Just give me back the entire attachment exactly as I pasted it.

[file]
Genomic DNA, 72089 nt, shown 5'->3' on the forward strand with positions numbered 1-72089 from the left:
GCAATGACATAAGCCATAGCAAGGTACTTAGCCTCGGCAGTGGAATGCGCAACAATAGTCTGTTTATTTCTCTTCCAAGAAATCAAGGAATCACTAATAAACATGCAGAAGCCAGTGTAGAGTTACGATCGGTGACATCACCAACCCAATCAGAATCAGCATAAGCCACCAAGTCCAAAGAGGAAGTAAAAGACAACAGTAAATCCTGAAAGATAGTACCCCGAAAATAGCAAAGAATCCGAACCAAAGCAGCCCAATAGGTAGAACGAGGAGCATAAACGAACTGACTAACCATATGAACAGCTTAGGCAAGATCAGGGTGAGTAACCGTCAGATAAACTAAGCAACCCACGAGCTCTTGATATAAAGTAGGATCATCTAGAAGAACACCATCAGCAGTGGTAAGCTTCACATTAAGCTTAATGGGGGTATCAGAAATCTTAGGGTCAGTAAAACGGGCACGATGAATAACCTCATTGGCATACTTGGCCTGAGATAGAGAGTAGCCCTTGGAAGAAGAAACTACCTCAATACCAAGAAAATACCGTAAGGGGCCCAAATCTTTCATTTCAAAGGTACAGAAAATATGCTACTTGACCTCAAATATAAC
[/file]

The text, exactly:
Genomic DNA, 72089 nt, shown 5'->3' on the forward strand with positions numbered 1-72089 from the left:
GCAATGACATAAGCCATAGCAAGGTACTTAGCCTCGGCAGTGGAATGCGCAACAATAGTCTGTTTATTTCTCTTCCAAGAAATCAAGGAATCACTAATAAACATGCAGAAGCCAGTGTAGAGTTACGATCGGTGACATCACCAACCCAATCAGAATCAGCATAAGCCACCAAGTCCAAAGAGGAAGTAAAAGACAACAGTAAATCCTGAAAGATAGTACCCCGAAAATAGCAAAGAATCCGAACCAAAGCAGCCCAATAGGTAGAACGAGGAGCATAAACGAACTGACTAACCATATGAACAGCTTAGGCAAGATCAGGGTGAGTAACCGTCAGATAAACTAAGCAACCCACGAGCTCTTGATATAAAGTAGGATCATCTAGAAGAACACCATCAGCAGTGGTAAGCTTCACATTAAGCTTAATGGGGGTATCAGAAATCTTAGGGTCAGTAAAACGGGCACGATGAATAACCTCATTGGCATACTTGGCCTGAGATAGAGAGTAGCCCTTGGAAGAAGAAACTACCTCAATACCAAGAAAATACCGTAAGGGGCCCAAATCTTTCATTTCAAAGGTACAGAAAATATGCTACTTGACCTCAAATATAAC